The Sugar Glider
by Alexis Jones & Jalen Cobb
Ptilodus was a typical member of this breed, a small, tree-dwelling mammal of the Palaeocene epoch (right after the extinction of the dinosaurs) that wasn't much different from its Mesozoic ancestors. To judge by its prehensile tail, grasping claws and flexible feet and legs, Ptilodus made its living much like a modern squirrel, scampering up and down trees in search of tasty fruits, nuts and bugs. This prehistoric mammal is represented by seven species, which ranged all across the North American continent.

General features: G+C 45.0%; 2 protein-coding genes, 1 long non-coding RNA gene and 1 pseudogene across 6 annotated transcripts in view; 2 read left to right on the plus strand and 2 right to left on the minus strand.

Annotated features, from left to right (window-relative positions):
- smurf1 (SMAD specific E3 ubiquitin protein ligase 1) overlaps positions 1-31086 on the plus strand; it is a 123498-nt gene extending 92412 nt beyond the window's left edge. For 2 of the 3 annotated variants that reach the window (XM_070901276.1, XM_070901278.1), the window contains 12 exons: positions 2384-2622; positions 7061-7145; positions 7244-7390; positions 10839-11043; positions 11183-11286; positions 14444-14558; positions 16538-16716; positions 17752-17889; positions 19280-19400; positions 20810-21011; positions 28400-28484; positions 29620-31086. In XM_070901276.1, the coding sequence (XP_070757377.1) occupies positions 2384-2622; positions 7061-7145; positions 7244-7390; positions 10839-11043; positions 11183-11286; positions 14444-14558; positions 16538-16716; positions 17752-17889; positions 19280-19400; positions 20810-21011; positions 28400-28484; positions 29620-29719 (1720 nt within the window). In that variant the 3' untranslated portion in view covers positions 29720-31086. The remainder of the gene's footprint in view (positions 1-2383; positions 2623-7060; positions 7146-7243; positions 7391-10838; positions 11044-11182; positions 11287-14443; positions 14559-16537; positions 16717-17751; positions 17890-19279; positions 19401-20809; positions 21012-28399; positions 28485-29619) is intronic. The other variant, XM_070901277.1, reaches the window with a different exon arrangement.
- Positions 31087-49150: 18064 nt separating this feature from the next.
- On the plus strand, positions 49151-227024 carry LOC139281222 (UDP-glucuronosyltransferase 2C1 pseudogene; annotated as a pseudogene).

The sugar glider has a squirrel-like body with a long, partially (weakly) prehensile tail. The males are larger than the females and have bald patches on their head and chest; their length from the nose to the tip of the tail is about 24 to 30 cm (12–13 inches, the body itself is approx. 5–6 inches). A sugar glider has a thick, soft fur coat that is usually blue-grey; some have been known to be yellow, tan or (rarely) albino.[a] A black stripe is seen from its nose to midway on its back. Its belly, throat, and chest are cream in colour.
eat many other foods when available, such as nectar, acacia seeds, bird eggs, pollen, fungi and native fruits.